Some argue that if this is true then it is hypocritical to recognize the marriage of infertile couples and not homosexual partners. Are not both non-procreative unions? Yes, but one is non-procreative by circumstance (of age or health) while the other is non-procreative by nature. The infertile couple can perform conjugal acts that are procreative in type (i.e. the genital union of a man and woman) though not in result while the homosexual partners can do neither. Being the type of persons able to perform the type of acts that normally produce children makes marriage possible. It would be hypocritical, therefore, to pretend homosexual unions are marital when, in fact, by their very nature they are not.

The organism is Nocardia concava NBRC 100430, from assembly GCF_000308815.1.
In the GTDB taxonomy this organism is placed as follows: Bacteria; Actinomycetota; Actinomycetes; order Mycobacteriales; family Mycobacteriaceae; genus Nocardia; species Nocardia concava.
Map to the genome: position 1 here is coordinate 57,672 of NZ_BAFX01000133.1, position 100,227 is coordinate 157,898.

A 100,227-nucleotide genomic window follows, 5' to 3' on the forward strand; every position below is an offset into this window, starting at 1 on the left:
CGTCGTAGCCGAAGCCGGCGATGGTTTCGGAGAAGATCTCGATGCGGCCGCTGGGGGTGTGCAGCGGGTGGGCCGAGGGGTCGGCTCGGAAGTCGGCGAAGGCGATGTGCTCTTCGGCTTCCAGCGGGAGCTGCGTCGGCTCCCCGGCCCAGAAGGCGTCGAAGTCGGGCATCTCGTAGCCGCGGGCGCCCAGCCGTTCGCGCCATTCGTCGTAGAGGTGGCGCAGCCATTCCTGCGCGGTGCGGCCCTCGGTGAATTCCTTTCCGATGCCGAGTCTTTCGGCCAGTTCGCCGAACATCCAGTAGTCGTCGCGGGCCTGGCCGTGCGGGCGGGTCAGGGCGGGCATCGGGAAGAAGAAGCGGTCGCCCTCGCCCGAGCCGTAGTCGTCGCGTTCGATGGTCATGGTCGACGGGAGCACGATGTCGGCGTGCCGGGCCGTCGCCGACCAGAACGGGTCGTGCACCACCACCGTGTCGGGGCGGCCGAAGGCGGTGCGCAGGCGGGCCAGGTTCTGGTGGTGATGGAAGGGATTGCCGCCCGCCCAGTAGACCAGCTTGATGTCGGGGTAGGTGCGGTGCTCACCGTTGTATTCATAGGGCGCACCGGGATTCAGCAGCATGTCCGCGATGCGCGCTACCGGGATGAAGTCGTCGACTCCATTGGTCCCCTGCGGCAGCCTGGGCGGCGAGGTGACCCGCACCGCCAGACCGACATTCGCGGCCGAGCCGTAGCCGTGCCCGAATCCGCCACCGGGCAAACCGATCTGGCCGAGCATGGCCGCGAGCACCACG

What about healthy couples who simply choose not to have children? Such a couple is refusing to accept the full meaning of what is marriage. Neither the Church nor the state nor the couple themselves has the right to redefine marriage. As a natural institution marriage predates not only the state that regulates it but the contemporary couples entering into it. Marriage may arise from the free consent of each of the spouses but this freedom regards only the question of whether they really wish to enter into matrimony and to marry this particular person. The nature of marriage itself is entirely independent of them, having its own essential properties. The natural ends of marriage are the good of the couple and the procreation and education of children. The conjugal act itself is intrinsically ordered to procreation. To intentionally frustrate the act is an abuse of the marital privilege. To do so permanently is to reject an essential purpose of marriage. The Church could not, therefore, marry them. The good of society depends upon married couples begetting and educating children. Without children society has no future. Such refusal demonstrates the kind of individualistic and selfish thinking that helped create the sexual revolution and the current confusion about marriage.